Fermented foods are bubbling over these days: Kimchi, sauerkraut, pickles, and sourdough, the holy grail of hipsters. Everyone’s a fan, from Lindsay Lohan to Vladimir Putin. Kombucha, a tea drink, and kefir, a milk beverage, can be spotted at restaurants in Indian metros. The drinks can be also ordered online — from outlets such as Bombucha, Zen Tiger and Mo’s Superfoods in Mumbai, and Khukrain’s Kombucha, Atmosphere and Bhu-Living in Delhi. Meanwhile, in cities such as New York, San Francisco and London, kombucha has snuck into cocktail bars. Bon Appétit magazine advises mixing it with Campari and gin, or making kombucha highballs.

This isn’t a new trend, though. Fermentation is sped-up, controlled rotting — the transformation of the sugars in food to preserve it, or make it tastier or healthier. People have been fermenting things for millennia: Bread, cheese, wine, kimchi, idli, dosa batter, cured meats, pickles, soy sauce and coffee are all fermented foods that boost the variety of bugs in our bodies. (The microbes in bread are dead, while gochujang (red chilli paste) or sauerkraut have live cultures.)

It may seem counterproductive to introduce bacteria into our systems, but we’re already mostly bacteria; our bodies contain 10 times as many microbial cells as our cells. Many are vital to human health. Scientists have identified several species that maintain immune and gut health in return for a hospitable place to live, like helpful tenants. But how they do it is unclear.

Wellness trends have propelled a renewed interest in foods with live cultures, as seen in the success of books such as The Art of Fermentation by fermentation’s big cheese Sandor Ellix Katz. While some studies say certain probiotics — currently being touted as a panacea for everything from acne to AIDS — and their cousins, prebiotics, may modulate immune responses and allergies, skin and digestive problems, others disagree. Even food writer Katz is wary of these claims. A spate of studies this summer caused consternation among fermenting fanatics when they concluded that probiotics were unable to colonise the guts of many test subjects, and thus had no long-lasting effect. Since our ecosystem tends to resist newcomers, probiotics are likely beneficial, but not very helpful unless the original system is weakened. And commercial, pasteurised probiotic products may not contain live bacteria at all.

Diverse gut bacteria is good for everyone, though. Live cultures are probably most useful to people on strong medication, whose digestive systems are decimated. But if you want live cultures in your ferments, you might have to grow them yourself. Homemade fermented foods contain varied strains of microorganisms, specific to neighbourhood air and soil.

A kefir starter has been passed among my family and friends for years now, beginning with the original presentation of a jar of the nubbly white grains from our friend Joanna. Kefir, considered one of the few ferments capable of repopulating the gut, is a fermented milk drink from the Caucasus Mountains, runnier and more tart than yoghurt. As it’s slightly bubbly and can contain up to three per cent of alcohol, fervent fermenters call it “the champagne of milks”. Unlike yoghurt, it grows from over 30 strains of bacteria that band together into rubbery clumps like nano-cauliflowers, and it can be used to make coconut or soy milk kefirs as well.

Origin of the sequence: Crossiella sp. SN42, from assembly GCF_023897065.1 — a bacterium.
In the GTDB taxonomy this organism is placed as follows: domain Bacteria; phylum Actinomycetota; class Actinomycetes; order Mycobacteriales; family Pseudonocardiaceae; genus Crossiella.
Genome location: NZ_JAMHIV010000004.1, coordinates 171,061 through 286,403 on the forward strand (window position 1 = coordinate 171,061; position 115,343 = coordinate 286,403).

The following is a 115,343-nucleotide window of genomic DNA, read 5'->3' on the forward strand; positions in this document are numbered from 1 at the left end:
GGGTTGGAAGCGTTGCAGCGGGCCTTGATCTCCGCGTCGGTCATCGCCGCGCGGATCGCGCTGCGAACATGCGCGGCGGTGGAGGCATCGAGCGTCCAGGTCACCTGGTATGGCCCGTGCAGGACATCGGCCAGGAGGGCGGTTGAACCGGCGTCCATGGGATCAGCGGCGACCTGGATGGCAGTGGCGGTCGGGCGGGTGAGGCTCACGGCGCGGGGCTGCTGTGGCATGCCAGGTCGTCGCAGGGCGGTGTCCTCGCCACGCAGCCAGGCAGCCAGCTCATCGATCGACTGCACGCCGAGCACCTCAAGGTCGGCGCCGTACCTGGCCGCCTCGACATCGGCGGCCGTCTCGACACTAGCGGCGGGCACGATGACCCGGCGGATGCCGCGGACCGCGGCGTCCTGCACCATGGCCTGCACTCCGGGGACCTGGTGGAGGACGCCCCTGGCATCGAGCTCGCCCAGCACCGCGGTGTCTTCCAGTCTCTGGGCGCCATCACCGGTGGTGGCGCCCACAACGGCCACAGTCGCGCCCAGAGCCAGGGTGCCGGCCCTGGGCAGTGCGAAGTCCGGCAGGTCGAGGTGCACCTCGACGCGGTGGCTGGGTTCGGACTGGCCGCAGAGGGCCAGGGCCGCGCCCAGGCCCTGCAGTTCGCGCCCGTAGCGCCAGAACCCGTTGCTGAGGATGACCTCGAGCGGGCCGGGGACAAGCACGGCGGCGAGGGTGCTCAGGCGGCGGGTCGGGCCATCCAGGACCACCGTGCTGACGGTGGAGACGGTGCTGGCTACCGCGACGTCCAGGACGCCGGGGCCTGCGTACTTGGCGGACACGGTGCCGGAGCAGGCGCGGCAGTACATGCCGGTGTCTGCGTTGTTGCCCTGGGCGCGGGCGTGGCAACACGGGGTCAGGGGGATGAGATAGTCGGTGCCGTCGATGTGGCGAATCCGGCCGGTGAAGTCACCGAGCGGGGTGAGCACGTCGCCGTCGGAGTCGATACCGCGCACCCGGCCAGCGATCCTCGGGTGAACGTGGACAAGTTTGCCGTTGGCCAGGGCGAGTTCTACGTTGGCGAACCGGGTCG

This strain has bounced from kitchen to kitchen, having taken several long-distance flights in the process. It takes about 24 hours to culture, and the grains reproduce endlessly, doubling every three weeks (though not as prolifically as viili , a Finnish cultured dairy product that has a cement-like consistency and if left unattended, can explode out of the bowl overnight). Every day’s batch has a different flavour and consistency, depending on the weather, humidity, and the bacteria’s mood (Mondays are tough).

The kefir really proved its worth when it brought my insides back to health after a full year of medication and antibiotics. Our relationship was symbiotic: Every day I rinsed the nubbly kefir grains, refilled the jar with warm milk, and found it a warm nap spot. On winter days when we had the heat on only in the bedroom, I’d rest it on a radiator, a chubby jar wrapped in a tea towel like a pet with rheumatism. One afternoon, a friend came by to find both me and the kefir on the couch, swaddled in blankets, watching Downton Abbey (I thought Game of Thrones would be too upsetting for the sensitive little critters).

I’m still on the fence about kombucha, that sweet tea fermented with the help of scoby. Despite what it sounds like, a scoby is not the name of a cartoon dog detective, but an acronym for “symbiotic culture of bacteria and yeast,” similar to the “mother” used to make vinegars. The rubbery, jelly-like mass floats atop the liquid as its bacteria and yeasts snack on the sugar, turning the tea into a fizzy, tangy, slightly alcoholic drink.

The jury’s still out on the scientific results for both, which may burst the bubble of fermented foods entirely — but until then, they’re not going anywhere.


Naintara Maya Oberoi is a food writer based in New Delhi;

Twitter: @naintaramaya